Sep 28, 2012Print This Post
As many as 1,000 students at a New Jersey high school are expected to boycott their cafeteria today to protest the Obama administration’s new lunch guidelines that many teenagers say are leaving them hungry.
Instead of purchasing their lunch in the cafeteria, many students at Parsippany Hills High School are brown-bagging it – upset over smaller portions and higher prices.
“We’re asking everybody not to buy lunch or anything from the cafeteria,” student Brandon Faris told the Parsippany Patch.
Faris, a 17-year-old senior and junior Nicholas Caccavale, organized the strike and more than 1,000 of their classmates have joined a Facebook page to protest the federal guidelines.
“Nothing from the snack line, no water, no cookie – not a dime will be spent in the cafeteria.
The smaller portions are a part of the Obama administration’s Health Hunger-Free Kids Act – and local school districts across the nation are required to follow the federal mandates.
“We have to follow the law,” Board of Education member Anthony Mancuso told the Parsippany Patch.
Caccavale told Fox News that there is less food and it’s costing kids more money.
“The spicy chicken is a chicken cutlet that they actually cut in half,” he said. The mean could be healthy but it’s not filling at all.”
Even the company that provides food to the school understands their frustration.
The portions are meager admitted Mark Vidovich, president of Pomptonian Food Service. “I’m afraid I would probably be hungry myself.”
But he said there’s not a thing his company can do about the matter.
“We have a maximum amount of grains and protein we’re allowed to serve and a maximum amount of calories,” he said.
Students across the nation are protesting the Obama administration’s guidelines – and the complaint has been the same – there’s just not enough food.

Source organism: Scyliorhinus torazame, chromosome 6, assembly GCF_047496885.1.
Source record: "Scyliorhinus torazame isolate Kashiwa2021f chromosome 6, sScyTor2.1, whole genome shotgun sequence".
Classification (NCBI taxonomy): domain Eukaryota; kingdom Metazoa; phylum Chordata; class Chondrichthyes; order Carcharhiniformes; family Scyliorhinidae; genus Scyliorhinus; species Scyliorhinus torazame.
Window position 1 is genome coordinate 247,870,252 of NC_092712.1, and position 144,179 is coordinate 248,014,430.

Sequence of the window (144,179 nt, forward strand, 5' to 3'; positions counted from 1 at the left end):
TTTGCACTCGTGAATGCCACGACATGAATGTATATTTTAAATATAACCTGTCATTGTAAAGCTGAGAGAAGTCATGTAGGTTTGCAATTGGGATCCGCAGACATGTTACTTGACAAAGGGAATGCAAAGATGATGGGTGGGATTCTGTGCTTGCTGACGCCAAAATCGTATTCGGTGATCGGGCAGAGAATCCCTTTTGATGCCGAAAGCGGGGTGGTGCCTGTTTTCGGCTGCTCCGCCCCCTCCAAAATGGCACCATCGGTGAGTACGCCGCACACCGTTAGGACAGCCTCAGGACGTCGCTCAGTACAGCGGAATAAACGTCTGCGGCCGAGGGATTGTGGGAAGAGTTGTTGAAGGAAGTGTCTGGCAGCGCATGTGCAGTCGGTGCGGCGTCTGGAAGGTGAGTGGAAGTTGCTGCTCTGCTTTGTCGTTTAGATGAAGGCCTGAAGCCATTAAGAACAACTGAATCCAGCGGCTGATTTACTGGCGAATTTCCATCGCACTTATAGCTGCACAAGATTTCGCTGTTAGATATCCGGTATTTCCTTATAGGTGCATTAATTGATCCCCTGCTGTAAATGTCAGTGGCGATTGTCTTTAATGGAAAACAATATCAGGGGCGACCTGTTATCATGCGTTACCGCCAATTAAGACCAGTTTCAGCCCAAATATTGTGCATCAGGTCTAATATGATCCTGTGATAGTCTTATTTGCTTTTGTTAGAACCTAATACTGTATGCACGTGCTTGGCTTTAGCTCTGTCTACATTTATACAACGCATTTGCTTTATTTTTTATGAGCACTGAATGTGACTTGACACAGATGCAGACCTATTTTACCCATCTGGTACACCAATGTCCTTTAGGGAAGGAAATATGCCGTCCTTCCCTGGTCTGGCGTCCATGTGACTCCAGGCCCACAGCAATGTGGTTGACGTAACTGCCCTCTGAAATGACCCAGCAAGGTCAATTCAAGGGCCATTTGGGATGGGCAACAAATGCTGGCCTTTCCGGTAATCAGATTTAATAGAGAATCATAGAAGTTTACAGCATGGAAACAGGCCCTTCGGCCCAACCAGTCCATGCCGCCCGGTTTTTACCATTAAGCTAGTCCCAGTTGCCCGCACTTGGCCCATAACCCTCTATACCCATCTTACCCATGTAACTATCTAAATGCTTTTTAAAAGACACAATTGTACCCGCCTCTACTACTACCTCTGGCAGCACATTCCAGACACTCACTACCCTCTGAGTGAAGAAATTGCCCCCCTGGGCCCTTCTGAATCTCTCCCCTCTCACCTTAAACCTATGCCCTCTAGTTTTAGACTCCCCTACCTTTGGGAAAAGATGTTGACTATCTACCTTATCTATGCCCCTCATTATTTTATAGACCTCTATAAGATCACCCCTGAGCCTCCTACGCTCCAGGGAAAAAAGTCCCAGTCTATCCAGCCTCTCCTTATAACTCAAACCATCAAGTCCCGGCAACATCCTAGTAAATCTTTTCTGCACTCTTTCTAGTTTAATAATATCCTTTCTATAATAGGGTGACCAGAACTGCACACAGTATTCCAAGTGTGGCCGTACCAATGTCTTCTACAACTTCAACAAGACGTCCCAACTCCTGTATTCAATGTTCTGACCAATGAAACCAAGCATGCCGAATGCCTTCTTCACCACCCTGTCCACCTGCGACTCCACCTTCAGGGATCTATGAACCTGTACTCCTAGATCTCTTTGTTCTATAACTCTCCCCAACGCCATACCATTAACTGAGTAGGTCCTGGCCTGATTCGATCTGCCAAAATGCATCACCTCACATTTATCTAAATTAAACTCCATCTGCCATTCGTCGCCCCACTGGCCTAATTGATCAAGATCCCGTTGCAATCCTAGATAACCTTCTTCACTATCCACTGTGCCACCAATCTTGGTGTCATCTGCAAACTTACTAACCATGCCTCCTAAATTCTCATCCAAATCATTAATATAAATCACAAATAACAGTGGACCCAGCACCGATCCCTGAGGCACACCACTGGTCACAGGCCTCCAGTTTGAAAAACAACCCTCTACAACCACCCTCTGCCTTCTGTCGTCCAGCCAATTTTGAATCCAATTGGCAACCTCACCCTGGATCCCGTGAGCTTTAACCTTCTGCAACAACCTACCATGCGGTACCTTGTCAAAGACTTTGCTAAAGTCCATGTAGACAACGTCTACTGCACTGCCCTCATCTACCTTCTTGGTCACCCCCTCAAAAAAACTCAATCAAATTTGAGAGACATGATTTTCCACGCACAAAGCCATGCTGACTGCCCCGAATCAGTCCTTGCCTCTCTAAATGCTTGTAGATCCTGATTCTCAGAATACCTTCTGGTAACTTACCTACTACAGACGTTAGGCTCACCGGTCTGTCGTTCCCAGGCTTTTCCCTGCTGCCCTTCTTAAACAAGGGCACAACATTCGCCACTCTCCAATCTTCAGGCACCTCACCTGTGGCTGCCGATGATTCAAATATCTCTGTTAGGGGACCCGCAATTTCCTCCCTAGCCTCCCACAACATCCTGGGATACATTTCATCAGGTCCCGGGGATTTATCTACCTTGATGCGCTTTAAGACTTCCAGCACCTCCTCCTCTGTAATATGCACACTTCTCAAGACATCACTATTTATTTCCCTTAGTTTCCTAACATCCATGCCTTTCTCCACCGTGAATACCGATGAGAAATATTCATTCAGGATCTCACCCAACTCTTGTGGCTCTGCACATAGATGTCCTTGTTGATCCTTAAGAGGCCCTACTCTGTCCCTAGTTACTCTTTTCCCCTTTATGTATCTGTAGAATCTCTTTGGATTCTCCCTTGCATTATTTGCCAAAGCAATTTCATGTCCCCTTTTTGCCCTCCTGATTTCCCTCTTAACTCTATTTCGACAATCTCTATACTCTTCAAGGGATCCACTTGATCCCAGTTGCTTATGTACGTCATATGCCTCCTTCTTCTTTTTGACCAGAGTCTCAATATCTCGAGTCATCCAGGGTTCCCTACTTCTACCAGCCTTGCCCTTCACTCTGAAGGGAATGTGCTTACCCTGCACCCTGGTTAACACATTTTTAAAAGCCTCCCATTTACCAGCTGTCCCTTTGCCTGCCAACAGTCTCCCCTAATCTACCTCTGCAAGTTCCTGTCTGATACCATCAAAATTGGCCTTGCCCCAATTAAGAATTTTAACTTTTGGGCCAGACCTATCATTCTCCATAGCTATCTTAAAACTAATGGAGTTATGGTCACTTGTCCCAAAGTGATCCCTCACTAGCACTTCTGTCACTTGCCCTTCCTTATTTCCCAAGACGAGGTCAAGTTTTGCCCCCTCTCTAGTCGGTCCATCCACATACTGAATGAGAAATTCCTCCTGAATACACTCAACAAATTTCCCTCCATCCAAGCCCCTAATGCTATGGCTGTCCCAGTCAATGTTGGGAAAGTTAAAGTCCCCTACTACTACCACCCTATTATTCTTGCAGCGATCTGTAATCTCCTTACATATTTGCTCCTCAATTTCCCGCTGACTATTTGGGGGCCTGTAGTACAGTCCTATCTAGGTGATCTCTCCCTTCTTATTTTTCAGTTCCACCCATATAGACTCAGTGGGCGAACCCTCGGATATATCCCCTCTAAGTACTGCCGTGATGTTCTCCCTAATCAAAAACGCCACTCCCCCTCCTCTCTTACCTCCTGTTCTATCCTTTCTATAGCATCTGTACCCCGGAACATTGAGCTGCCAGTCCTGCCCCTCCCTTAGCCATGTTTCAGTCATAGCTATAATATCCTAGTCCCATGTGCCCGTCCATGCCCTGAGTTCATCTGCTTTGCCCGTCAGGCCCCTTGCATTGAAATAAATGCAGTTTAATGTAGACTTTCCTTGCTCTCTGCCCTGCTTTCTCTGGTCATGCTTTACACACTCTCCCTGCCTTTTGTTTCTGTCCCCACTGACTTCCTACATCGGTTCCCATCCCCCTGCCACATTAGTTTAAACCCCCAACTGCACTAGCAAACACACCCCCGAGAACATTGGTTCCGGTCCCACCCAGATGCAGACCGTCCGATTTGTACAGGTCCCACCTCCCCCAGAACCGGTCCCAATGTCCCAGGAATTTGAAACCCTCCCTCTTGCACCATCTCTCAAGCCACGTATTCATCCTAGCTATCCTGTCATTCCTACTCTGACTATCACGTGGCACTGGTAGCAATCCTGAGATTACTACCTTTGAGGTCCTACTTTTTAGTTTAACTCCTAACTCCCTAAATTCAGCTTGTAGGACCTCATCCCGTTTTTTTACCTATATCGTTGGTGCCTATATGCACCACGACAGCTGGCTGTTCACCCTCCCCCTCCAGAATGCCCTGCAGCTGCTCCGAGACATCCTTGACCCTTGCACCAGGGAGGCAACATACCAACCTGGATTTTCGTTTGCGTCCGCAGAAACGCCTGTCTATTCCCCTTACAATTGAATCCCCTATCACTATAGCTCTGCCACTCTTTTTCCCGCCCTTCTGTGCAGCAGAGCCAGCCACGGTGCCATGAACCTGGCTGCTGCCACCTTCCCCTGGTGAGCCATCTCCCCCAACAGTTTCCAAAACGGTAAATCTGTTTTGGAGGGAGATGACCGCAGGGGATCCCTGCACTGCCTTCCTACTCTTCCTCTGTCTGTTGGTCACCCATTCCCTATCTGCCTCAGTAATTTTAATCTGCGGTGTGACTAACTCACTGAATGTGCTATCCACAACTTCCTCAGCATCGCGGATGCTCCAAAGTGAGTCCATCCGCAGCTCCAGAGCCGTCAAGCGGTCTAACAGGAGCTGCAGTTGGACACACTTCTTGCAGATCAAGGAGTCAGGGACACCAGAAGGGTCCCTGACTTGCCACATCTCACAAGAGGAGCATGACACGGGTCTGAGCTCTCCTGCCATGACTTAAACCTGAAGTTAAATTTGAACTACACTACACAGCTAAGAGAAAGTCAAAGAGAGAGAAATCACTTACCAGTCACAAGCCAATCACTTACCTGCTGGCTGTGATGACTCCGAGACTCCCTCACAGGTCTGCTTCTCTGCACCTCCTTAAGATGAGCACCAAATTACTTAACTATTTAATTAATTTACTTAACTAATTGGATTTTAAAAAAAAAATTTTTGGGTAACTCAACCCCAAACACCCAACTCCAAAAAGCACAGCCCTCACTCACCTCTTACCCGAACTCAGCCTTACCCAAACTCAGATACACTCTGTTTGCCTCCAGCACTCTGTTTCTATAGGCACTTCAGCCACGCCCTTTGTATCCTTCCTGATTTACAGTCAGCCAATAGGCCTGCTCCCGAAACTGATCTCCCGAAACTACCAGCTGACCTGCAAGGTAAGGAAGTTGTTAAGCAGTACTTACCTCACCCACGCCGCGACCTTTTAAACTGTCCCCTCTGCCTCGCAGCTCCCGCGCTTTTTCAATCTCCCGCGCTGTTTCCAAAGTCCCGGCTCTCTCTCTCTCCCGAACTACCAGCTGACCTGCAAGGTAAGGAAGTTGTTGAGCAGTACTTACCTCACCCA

Teenagers at a tiny Kansas school decided to send their own message the President Obama by creating a video parody that showed hungry children collapsing in classrooms while others burn copies of the government regulations.
Hungry kids have an ally in Rep. Tim Huelskamp (R-KS).
“The whole purpose was to enhance their nutrition and actually the opposite is happening,” said Huelskamp. “The lunches may be a little bit healthier but if the kids aren’t going to eat it and there aren’t enough calories for the kids, you’re making the problem worse.”
Under the new guidelines, school districts must serve more whole grains, daily portions of fruits and vegetables, less sugar and salt and only low-fat or non-fat milk. But the lunches must also meet caloric restrictions. And under the government guidelines, a high school student is not allowed to have more than 850 calories.
“Any parent would look at some of these lunch trays and say that’s not enough food for my kid for a seven-hour school day,” Huelskamp told Fox News.
That’s why he joined Iowa Rep. Steve King to introduce the “No Hungry Kids Act.” The legislation would repeal the USDA’s rule that created the new, controversial standards.
“Let the school cooks, let the parents, let the school district decide this – not some bureaucrat in the Obama White House,” Huelskamp said.
Huelskamp said the most “damning evidence” that Obama’s regulations are not working is coming from school cooks.
“They tell me ‘We can’t meet these mandates and it will mean less kids will participate in the school lunch program,’” he said.
For example, Huelskamp said students are only allowed one and a half ounces of meat. In a beef state like Kansas, he said that just doesn’t work.
“The idea that one and a half ounces of meat is only what they’re going to be given for two or three days a week is simply not enough for a growing kid,” he said.
“Go look in the trash can,” he said. “There is your failed policy.”
Todd is the author of “Dispatches From Bitter America – Culture War Stories from a Gun-toting, Chicken-eating, Son-of-a-Baptist.” The book is endorsed by Sarah Palin, Mark Levin and Sean Hannity. Click here to get your copy.